--  A 2017 Inquirer story written by Chris Palmer, "Commander Cost City $1.25 Million For Sex-Harassment Claims."

-- a 2019 Inquirer story written by Laker, Gambacorta and William Bender, "How A Flawed System Hid A Philly Police Commander's Sexual Misconduct for 15 years."

Amazingly, none of those reporters were around last month when Judge Simmons tossed the case against Holmes.

As far as former police officer Christa Hayburn is concerned, in addition to her many media interviews, "Hayburn authored a book about her alleged experiences as a sexual assault victim, Silver Linings," Pagan wrote. She has also "spoken at corporate and other public events and written extensively on the Internet about this case."

The resulting damage to Holmes has been incalculable, Pagano argued.

"Mr. Holmes has endured, and will continue to endure, significant damages as a result of the presentment and charges," Pagano wrote. "He is married 15 years and has two children 15 and 12. He is an attorney and licensed in the Commonwealth of Pennsylvania."

"Mr. Holmes lost his job as Chief Inspector and was employed by the Philadelphia Police Department for 29 years," Pagano wrote in a May 27, 2020 motion to compel discovery. "His reputation and career are irreparably damaged. He is unemployable as a result of the pending charges. Mr. Holmes was required to post bail in the amount of $800,000, 10% as a result of the pending charges."


It would be nice if Commonwealth v. Holmes occurred in a vacuum, but it was part of a much bigger story.

It was all the hoopla and media coverage of sexual harassment claims, like the ones made against Holmes, that brought about the forced resignation of former Police Commissioner Richard Ross, at the hands of Mayor Jim Kenney.

It was the same media circus that prompted Mayor Kenney to seek out a black female as his new police commissioner. At the expense of every other qualification for the job, such as leadership, gravitas, and practical experience when it came to fighting crime.

And how did that work out?

Well, thanks to the wonderful synergy between our progressive media and our progressive mayor, we got Police Commissioner Danielle Outlaw.

And how did that work out?

Well, as Big Trial's been reporting for more than a year now, Outlaw's a lightweight who's been a complete failure since the day she took office and issued her first formal policy directive, about nail polish. 

With Ross and other top police brass gone, and Outlaw in charge, Philadelphia was completely unprepared and left defenseless against two different invasions of rioters, looters and arsonists that left behind hundreds of millions of dollars in property damage.

And with Uncle Larry over at the D.A.'s office letting scores of armed and dangerous criminals out of jail, we've got a record-high murder rate that our collective progressive braintrust -- Kenney, Krasner & Outlaw -- doesn't have a clue about how to stop.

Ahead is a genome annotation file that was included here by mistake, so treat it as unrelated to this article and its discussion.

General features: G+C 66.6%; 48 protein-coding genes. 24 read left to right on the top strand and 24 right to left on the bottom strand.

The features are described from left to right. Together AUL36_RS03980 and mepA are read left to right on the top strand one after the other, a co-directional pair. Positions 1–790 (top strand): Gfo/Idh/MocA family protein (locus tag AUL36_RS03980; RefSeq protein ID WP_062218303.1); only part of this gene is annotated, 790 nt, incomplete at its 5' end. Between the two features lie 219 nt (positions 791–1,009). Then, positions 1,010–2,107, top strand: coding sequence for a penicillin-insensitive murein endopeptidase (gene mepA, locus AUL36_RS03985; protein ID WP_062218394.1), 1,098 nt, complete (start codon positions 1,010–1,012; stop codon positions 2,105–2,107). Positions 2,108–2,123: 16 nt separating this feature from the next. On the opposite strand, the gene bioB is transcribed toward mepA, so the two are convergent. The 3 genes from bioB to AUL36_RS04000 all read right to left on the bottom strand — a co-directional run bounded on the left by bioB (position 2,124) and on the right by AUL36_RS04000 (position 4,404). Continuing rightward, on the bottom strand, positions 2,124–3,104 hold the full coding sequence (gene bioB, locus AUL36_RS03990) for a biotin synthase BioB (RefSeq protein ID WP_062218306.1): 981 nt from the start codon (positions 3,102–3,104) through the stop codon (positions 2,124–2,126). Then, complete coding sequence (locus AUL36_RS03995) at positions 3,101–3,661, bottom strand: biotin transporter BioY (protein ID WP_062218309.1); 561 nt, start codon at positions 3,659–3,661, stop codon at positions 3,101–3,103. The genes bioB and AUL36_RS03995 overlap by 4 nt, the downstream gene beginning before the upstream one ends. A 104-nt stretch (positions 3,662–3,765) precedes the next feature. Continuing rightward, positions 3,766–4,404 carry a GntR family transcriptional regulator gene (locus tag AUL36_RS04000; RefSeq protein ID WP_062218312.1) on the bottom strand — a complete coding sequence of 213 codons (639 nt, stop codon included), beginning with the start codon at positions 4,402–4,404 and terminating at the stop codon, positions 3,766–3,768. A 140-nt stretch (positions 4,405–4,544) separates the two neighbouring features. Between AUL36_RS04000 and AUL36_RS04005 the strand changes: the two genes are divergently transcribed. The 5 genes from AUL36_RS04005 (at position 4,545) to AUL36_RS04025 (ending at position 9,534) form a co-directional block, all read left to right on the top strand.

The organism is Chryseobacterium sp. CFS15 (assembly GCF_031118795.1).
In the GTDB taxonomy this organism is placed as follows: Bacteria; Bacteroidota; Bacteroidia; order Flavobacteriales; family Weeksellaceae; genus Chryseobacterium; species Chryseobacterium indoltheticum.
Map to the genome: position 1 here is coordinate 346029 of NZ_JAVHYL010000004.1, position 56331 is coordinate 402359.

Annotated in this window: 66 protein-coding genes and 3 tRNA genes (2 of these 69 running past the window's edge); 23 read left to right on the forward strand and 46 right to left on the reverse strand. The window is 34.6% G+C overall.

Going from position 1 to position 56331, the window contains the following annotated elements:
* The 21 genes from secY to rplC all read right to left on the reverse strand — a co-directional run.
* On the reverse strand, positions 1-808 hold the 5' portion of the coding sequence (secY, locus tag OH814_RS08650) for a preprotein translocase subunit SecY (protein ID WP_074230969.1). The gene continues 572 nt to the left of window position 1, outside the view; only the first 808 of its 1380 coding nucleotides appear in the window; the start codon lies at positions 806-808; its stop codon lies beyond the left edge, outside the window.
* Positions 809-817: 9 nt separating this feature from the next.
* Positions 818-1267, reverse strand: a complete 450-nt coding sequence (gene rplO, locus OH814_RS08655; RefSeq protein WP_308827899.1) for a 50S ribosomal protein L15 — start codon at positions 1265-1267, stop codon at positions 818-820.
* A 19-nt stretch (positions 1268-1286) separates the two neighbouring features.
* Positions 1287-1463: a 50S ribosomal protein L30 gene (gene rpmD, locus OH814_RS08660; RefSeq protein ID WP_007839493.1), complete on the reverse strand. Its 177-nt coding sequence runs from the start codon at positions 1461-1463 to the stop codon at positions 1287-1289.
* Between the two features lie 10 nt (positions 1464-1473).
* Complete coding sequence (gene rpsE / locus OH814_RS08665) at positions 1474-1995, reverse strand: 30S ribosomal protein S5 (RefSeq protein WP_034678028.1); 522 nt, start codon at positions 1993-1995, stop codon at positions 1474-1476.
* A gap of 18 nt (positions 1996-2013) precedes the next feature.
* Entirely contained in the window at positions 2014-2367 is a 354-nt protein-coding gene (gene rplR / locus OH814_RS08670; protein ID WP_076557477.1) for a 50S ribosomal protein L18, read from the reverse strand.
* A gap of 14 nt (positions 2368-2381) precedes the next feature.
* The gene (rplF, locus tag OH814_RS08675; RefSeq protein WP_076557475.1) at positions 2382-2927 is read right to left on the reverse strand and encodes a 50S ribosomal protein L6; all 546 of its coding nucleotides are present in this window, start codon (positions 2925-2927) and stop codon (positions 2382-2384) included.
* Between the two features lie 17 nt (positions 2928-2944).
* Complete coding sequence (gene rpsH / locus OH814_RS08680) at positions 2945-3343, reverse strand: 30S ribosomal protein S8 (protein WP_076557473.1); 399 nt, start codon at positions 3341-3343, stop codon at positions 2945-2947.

Philadelphia had nearly 500 murders last year -- more than New York City, which has 4 1/2 times our population. As of yesterday, with 83 murders in 63 days, we're on a pace this year for 628 murders.

Isn't that wonderful?

On the road to becoming a progressive utopia, Philadelphia went straight to hell. And with the corrupt and incompetent still in charge, there's no turnaround in sight. 


  1. Honestly, I cannot fathom how reporters at the Inquirer, he DA and his staff, the Kenney and Council sleep at night.

    1. It's easy when you're all members of the same religious cult, as in Democratic progressivism. They actually think they're making things better as people are getting shot and dying all around them.

    2. One of the Great Icons of Modern Day Democrat Progressivism was RFK, the Father-in-Law of NY Governor Cuomo. His Bust sits in a prominent position behind the Resolute Desk of the senile Pervert-in-Chief, that a Corrupt Media colluded to install in the Military Occupied Capitol.

      Former Chief Inspector Holmes has a Great Resume to be hired as a Chief Protector of a Governor who has been widely accused of sexual misconduct and is on his way to the Trash Heap of discarded Trojans and Female Underlings during his Reign of Power.

      Hopefully the Krasner Experiment will bear a result that even the Slime at the Inquirer will be unable to ignore.

  2. It's a utopia all right to all the wealthy leftists who sic lowlife criminal scumbags on the rest of us courtesy of leftist officeholders like krasner.

  3. Do we have an AG? Oh right he's a Democrat.

  4. Due to the unselfish, commendable diligence of Ralph Cipriano, my wife, daughter and myself, all loyal GOP tax-paying, law-abiding citizens and huge fans of the great, though utterly disrespected Philadelphia Police Department, have recently changed our voter registrations over to the dreaded "D" word, for the sole purpose of voting against Kurrupt krasner in the primaries. This dude must go. Personally, and you can call me anything you like, I believe his actions in our once fine city merit the death penalty. A public execution. Or at the very least, a very severe beating, an ICU number.